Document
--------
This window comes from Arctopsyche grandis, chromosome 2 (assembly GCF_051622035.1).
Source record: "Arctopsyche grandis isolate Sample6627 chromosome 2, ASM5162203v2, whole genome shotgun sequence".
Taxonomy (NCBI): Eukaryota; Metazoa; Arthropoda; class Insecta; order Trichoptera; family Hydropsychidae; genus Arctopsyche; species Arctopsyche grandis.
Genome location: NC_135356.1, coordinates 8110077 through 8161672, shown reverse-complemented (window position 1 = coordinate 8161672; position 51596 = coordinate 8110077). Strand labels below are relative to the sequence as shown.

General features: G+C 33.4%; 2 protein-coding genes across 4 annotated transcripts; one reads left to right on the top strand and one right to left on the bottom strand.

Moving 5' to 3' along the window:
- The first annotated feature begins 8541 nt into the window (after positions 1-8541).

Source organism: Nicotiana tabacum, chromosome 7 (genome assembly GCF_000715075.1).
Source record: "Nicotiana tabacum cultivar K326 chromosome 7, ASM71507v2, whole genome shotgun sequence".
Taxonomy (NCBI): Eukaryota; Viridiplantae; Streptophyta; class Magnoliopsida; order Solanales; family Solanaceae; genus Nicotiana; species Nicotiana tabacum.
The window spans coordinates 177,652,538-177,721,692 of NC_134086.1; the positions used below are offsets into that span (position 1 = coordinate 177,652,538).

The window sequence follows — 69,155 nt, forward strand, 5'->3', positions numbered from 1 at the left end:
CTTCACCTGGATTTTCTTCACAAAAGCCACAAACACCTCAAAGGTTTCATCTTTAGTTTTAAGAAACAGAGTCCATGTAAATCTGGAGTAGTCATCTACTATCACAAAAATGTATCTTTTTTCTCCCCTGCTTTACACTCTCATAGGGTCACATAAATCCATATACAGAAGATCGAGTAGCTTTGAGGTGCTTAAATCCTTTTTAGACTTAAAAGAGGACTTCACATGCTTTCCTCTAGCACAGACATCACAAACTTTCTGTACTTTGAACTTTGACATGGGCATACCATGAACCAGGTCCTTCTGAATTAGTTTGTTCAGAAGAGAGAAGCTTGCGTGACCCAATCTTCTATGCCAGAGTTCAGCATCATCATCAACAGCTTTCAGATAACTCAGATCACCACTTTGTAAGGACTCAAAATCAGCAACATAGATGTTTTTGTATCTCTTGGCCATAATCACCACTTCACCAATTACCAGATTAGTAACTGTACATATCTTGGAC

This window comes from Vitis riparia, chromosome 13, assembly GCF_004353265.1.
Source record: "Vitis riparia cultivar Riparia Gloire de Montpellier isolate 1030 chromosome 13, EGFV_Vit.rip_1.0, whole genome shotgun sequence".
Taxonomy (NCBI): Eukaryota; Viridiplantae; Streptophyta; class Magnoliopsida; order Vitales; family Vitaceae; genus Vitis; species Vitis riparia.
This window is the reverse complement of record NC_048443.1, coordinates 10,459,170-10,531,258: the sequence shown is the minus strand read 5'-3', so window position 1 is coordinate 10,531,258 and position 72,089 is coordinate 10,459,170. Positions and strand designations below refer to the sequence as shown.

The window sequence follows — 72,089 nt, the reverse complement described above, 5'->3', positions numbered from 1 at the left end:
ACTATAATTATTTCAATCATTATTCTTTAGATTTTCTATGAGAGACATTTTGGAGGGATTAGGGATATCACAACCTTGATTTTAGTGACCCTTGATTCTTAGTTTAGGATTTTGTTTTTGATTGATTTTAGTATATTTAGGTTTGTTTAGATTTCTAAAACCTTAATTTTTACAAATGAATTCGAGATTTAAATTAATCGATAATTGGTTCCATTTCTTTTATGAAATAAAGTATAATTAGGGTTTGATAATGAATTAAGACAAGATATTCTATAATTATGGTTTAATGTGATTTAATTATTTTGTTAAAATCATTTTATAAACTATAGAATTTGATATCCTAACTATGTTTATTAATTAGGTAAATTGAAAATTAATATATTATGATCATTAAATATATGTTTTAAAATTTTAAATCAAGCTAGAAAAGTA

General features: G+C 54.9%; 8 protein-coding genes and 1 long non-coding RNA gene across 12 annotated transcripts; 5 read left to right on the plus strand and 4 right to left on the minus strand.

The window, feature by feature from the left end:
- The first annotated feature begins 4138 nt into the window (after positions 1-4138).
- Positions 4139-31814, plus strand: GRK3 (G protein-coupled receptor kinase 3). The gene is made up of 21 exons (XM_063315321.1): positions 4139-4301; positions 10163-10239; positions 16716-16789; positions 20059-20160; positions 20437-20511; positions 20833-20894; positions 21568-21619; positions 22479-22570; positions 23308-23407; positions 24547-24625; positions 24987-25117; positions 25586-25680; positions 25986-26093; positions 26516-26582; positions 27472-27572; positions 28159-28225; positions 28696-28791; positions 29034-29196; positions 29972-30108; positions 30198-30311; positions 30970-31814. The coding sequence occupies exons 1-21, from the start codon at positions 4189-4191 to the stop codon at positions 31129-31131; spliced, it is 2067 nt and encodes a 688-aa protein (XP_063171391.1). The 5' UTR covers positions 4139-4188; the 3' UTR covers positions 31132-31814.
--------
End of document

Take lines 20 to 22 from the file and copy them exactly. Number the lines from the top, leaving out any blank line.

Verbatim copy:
General features: G+C 54.9%; 8 protein-coding genes and 1 long non-coding RNA gene across 12 annotated transcripts; 5 read left to right on the plus strand and 4 right to left on the minus strand.

The window, feature by feature from the left end:
- The first annotated feature begins 4138 nt into the window (after positions 1-4138).